The questions in the first part of the series How to get published in a craft magazine were generated to help you make an educated decision regarding the pursuit of becoming a published craft designer.
Part two in the series will address does it make sense for your craft work.
The first piece of advice I would like to share with you is regarding rejection. The majority of published craft projects are done on spec. Speculative work means that the client (the magazine) wants to see a finished of design before agreeing to pay for it. This means that there are no guarantees that you will get paid for the time and money you invested in creating the design. Please keep in mind that the rejection of a project doesn’t necessarily mean a rejection of your crafting skills. There are a variety of factors that go into the editorial decision process that will be addressed in a later post. If you are like me, then crafting brings joy and fulfillment into your life. If rejection will steal the this from you, then this is probably not for you.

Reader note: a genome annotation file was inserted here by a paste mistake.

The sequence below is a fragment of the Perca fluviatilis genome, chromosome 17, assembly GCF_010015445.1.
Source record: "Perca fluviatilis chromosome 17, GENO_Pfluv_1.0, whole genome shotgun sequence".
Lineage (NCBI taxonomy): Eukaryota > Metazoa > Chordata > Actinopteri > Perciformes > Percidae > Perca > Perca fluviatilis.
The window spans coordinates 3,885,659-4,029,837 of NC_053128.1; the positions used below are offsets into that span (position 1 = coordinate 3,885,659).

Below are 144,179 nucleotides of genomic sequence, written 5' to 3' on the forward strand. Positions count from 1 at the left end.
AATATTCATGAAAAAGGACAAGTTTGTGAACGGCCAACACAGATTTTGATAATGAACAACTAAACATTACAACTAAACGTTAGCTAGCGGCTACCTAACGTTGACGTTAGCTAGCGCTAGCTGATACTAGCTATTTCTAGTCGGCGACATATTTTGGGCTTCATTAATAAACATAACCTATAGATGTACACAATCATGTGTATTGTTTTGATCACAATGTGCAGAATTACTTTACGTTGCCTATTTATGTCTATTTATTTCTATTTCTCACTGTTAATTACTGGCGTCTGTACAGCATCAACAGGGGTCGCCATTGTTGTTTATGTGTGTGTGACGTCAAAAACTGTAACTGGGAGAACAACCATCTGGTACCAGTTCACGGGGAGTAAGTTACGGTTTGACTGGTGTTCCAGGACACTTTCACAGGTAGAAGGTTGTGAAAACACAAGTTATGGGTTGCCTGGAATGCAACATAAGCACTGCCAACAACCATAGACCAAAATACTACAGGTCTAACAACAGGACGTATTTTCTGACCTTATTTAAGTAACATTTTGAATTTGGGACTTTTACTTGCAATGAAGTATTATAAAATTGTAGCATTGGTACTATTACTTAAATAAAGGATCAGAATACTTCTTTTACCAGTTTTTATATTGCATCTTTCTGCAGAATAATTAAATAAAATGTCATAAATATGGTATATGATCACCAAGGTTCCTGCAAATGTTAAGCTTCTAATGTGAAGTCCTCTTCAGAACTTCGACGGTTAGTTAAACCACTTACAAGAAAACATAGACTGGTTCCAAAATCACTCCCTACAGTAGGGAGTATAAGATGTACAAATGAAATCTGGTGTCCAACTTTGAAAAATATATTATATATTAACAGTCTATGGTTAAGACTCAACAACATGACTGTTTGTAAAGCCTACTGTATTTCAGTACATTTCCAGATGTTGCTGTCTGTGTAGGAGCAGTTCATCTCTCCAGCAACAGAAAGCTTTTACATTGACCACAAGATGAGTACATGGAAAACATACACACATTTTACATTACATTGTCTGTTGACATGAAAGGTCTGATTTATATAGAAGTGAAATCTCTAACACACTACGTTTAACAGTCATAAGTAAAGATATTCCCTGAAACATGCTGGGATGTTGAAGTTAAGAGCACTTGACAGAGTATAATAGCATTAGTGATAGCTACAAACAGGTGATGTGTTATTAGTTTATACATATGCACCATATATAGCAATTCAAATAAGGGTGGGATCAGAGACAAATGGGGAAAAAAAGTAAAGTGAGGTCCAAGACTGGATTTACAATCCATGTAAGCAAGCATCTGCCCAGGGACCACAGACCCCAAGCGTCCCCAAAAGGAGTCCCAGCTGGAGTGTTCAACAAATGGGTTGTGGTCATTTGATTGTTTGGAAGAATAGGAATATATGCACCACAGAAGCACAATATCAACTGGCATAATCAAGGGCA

Part three of the series will provide insight to the cost associated with the pursuit of becoming a published craft designer.